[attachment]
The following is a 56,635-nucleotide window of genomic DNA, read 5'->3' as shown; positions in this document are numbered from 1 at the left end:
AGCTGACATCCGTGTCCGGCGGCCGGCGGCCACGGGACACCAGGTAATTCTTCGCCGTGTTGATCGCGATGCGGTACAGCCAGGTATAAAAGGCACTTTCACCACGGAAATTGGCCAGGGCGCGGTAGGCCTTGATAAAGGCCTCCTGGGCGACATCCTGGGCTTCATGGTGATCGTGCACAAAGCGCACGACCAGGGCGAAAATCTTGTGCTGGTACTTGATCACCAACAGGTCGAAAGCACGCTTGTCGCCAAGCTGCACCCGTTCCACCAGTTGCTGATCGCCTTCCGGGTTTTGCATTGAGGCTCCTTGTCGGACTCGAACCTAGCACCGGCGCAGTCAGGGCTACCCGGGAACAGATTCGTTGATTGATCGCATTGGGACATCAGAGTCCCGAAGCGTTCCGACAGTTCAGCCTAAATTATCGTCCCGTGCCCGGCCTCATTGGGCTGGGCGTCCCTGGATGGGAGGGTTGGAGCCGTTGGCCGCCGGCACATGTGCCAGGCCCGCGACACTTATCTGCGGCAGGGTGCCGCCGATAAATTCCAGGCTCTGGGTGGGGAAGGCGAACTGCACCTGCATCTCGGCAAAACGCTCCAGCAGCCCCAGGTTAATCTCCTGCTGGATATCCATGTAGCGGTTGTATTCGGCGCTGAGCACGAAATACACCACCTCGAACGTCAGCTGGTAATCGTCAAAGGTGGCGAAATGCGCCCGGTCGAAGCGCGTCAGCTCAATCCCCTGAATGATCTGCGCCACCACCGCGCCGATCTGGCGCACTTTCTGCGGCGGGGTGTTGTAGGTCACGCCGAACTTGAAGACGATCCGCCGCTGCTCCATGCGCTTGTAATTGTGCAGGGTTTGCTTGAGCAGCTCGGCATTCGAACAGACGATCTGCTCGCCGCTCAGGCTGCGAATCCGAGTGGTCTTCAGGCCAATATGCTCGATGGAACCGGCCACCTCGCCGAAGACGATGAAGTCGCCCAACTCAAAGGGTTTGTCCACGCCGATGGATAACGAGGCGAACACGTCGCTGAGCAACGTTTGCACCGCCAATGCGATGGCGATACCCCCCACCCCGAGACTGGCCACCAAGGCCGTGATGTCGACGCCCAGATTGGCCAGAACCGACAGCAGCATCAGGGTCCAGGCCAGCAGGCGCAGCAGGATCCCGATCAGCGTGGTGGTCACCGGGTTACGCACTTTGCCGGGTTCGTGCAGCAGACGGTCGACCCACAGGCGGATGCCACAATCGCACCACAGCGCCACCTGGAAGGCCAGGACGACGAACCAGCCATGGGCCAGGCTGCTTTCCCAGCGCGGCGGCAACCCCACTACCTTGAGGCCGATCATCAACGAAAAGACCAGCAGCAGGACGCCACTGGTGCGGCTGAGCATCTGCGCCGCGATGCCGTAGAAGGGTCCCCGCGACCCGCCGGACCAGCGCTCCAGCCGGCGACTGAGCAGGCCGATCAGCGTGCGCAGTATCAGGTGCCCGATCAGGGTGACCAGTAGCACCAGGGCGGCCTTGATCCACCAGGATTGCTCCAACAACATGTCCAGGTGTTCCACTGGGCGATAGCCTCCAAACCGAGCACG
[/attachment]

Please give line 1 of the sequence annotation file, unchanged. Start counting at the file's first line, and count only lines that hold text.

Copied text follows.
The following is a 56,635-nucleotide window of genomic DNA, read 5'->3' as shown; positions in this document are numbered from 1 at the left end: